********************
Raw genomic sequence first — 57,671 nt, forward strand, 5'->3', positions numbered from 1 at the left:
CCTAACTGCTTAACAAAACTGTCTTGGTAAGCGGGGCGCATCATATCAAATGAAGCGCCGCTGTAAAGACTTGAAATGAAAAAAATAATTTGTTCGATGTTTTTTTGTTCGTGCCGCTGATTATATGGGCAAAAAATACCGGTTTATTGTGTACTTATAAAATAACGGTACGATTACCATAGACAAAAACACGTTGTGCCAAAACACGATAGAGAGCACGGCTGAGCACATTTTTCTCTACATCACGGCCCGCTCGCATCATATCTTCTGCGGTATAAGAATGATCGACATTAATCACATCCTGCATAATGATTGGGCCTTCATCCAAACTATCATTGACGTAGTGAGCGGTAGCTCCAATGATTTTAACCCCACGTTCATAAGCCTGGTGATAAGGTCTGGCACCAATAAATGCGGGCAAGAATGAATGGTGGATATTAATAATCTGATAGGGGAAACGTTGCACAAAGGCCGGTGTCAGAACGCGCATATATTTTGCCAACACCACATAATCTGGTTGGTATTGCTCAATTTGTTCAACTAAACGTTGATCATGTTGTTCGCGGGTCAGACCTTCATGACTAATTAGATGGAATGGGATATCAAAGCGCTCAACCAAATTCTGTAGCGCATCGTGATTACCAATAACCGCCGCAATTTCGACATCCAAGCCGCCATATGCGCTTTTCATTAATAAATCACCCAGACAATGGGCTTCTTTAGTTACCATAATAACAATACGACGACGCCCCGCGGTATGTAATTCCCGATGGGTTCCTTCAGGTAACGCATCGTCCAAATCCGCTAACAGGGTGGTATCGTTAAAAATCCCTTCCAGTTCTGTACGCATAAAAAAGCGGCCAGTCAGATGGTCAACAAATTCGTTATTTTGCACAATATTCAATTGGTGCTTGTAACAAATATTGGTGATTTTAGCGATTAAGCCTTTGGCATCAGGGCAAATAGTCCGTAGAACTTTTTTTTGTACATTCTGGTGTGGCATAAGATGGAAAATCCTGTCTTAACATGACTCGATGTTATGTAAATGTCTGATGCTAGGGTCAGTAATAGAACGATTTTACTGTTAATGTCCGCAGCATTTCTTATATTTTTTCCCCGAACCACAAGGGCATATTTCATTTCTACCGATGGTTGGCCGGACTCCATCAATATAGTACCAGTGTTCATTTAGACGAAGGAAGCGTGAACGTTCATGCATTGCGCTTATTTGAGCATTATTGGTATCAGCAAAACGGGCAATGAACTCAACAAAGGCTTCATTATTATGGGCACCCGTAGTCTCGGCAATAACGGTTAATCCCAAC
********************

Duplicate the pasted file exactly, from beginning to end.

Raw genomic sequence first — 57,671 nt, forward strand, 5'->3', positions numbered from 1 at the left:
CCTAACTGCTTAACAAAACTGTCTTGGTAAGCGGGGCGCATCATATCAAATGAAGCGCCGCTGTAAAGACTTGAAATGAAAAAAATAATTTGTTCGATGTTTTTTTGTTCGTGCCGCTGATTATATGGGCAAAAAATACCGGTTTATTGTGTACTTATAAAATAACGGTACGATTACCATAGACAAAAACACGTTGTGCCAAAACACGATAGAGAGCACGGCTGAGCACATTTTTCTCTACATCACGGCCCGCTCGCATCATATCTTCTGCGGTATAAGAATGATCGACATTAATCACATCCTGCATAATGATTGGGCCTTCATCCAAACTATCATTGACGTAGTGAGCGGTAGCTCCAATGATTTTAACCCCACGTTCATAAGCCTGGTGATAAGGTCTGGCACCAATAAATGCGGGCAAGAATGAATGGTGGATATTAATAATCTGATAGGGGAAACGTTGCACAAAGGCCGGTGTCAGAACGCGCATATATTTTGCCAACACCACATAATCTGGTTGGTATTGCTCAATTTGTTCAACTAAACGTTGATCATGTTGTTCGCGGGTCAGACCTTCATGACTAATTAGATGGAATGGGATATCAAAGCGCTCAACCAAATTCTGTAGCGCATCGTGATTACCAATAACCGCCGCAATTTCGACATCCAAGCCGCCATATGCGCTTTTCATTAATAAATCACCCAGACAATGGGCTTCTTTAGTTACCATAATAACAATACGACGACGCCCCGCGGTATGTAATTCCCGATGGGTTCCTTCAGGTAACGCATCGTCCAAATCCGCTAACAGGGTGGTATCGTTAAAAATCCCTTCCAGTTCTGTACGCATAAAAAAGCGGCCAGTCAGATGGTCAACAAATTCGTTATTTTGCACAATATTCAATTGGTGCTTGTAACAAATATTGGTGATTTTAGCGATTAAGCCTTTGGCATCAGGGCAAATAGTCCGTAGAACTTTTTTTTGTACATTCTGGTGTGGCATAAGATGGAAAATCCTGTCTTAACATGACTCGATGTTATGTAAATGTCTGATGCTAGGGTCAGTAATAGAACGATTTTACTGTTAATGTCCGCAGCATTTCTTATATTTTTTCCCCGAACCACAAGGGCATATTTCATTTCTACCGATGGTTGGCCGGACTCCATCAATATAGTACCAGTGTTCATTTAGACGAAGGAAGCGTGAACGTTCATGCATTGCGCTTATTTGAGCATTATTGGTATCAGCAAAACGGGCAATGAACTCAACAAAGGCTTCATTATTATGGGCACCCGTAGTCTCGGCAATAACGGTTAATCCCAAC